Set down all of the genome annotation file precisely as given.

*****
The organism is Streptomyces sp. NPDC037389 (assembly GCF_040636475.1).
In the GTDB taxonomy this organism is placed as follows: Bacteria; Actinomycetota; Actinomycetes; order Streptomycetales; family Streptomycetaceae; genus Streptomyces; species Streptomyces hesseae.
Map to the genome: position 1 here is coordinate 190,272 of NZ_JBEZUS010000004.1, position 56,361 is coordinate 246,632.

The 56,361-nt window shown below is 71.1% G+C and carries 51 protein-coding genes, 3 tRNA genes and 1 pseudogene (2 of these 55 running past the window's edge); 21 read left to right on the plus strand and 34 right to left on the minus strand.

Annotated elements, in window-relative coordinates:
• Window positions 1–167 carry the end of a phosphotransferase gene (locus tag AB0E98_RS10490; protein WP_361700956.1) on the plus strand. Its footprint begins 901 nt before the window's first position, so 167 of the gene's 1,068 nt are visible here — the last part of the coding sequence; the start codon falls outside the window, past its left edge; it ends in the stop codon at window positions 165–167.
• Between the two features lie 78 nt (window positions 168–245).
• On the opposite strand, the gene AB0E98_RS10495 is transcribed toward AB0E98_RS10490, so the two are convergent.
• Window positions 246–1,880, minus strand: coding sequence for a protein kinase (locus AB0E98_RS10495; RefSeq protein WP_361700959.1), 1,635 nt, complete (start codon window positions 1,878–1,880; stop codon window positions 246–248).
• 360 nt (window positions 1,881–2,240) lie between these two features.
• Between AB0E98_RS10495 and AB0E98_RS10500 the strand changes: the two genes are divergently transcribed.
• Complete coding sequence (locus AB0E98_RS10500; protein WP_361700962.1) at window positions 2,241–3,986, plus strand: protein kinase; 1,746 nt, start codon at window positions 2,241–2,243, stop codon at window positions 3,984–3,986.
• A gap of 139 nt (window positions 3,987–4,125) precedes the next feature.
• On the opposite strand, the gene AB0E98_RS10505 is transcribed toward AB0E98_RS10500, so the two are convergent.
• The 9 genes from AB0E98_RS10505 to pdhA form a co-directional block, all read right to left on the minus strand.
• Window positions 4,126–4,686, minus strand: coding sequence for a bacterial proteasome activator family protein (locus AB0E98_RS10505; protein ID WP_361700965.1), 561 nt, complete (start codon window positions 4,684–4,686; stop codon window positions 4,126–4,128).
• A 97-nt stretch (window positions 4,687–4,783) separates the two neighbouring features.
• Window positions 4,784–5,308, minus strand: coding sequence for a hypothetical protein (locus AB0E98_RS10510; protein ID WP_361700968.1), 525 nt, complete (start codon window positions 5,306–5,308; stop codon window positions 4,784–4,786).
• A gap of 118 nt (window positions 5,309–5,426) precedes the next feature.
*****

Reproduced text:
The organism is Streptomyces sp. NPDC037389 (assembly GCF_040636475.1).
In the GTDB taxonomy this organism is placed as follows: Bacteria; Actinomycetota; Actinomycetes; order Streptomycetales; family Streptomycetaceae; genus Streptomyces; species Streptomyces hesseae.
Map to the genome: position 1 here is coordinate 190,272 of NZ_JBEZUS010000004.1, position 56,361 is coordinate 246,632.

The 56,361-nt window shown below is 71.1% G+C and carries 51 protein-coding genes, 3 tRNA genes and 1 pseudogene (2 of these 55 running past the window's edge); 21 read left to right on the plus strand and 34 right to left on the minus strand.

Annotated elements, in window-relative coordinates:
• Window positions 1–167 carry the end of a phosphotransferase gene (locus tag AB0E98_RS10490; protein WP_361700956.1) on the plus strand. Its footprint begins 901 nt before the window's first position, so 167 of the gene's 1,068 nt are visible here — the last part of the coding sequence; the start codon falls outside the window, past its left edge; it ends in the stop codon at window positions 165–167.
• Between the two features lie 78 nt (window positions 168–245).
• On the opposite strand, the gene AB0E98_RS10495 is transcribed toward AB0E98_RS10490, so the two are convergent.
• Window positions 246–1,880, minus strand: coding sequence for a protein kinase (locus AB0E98_RS10495; RefSeq protein WP_361700959.1), 1,635 nt, complete (start codon window positions 1,878–1,880; stop codon window positions 246–248).
• 360 nt (window positions 1,881–2,240) lie between these two features.
• Between AB0E98_RS10495 and AB0E98_RS10500 the strand changes: the two genes are divergently transcribed.
• Complete coding sequence (locus AB0E98_RS10500; protein WP_361700962.1) at window positions 2,241–3,986, plus strand: protein kinase; 1,746 nt, start codon at window positions 2,241–2,243, stop codon at window positions 3,984–3,986.
• A gap of 139 nt (window positions 3,987–4,125) precedes the next feature.
• On the opposite strand, the gene AB0E98_RS10505 is transcribed toward AB0E98_RS10500, so the two are convergent.
• The 9 genes from AB0E98_RS10505 to pdhA form a co-directional block, all read right to left on the minus strand.
• Window positions 4,126–4,686, minus strand: coding sequence for a bacterial proteasome activator family protein (locus AB0E98_RS10505; protein ID WP_361700965.1), 561 nt, complete (start codon window positions 4,684–4,686; stop codon window positions 4,126–4,128).
• A 97-nt stretch (window positions 4,687–4,783) separates the two neighbouring features.
• Window positions 4,784–5,308, minus strand: coding sequence for a hypothetical protein (locus AB0E98_RS10510; protein ID WP_361700968.1), 525 nt, complete (start codon window positions 5,306–5,308; stop codon window positions 4,784–4,786).
• A gap of 118 nt (window positions 5,309–5,426) precedes the next feature.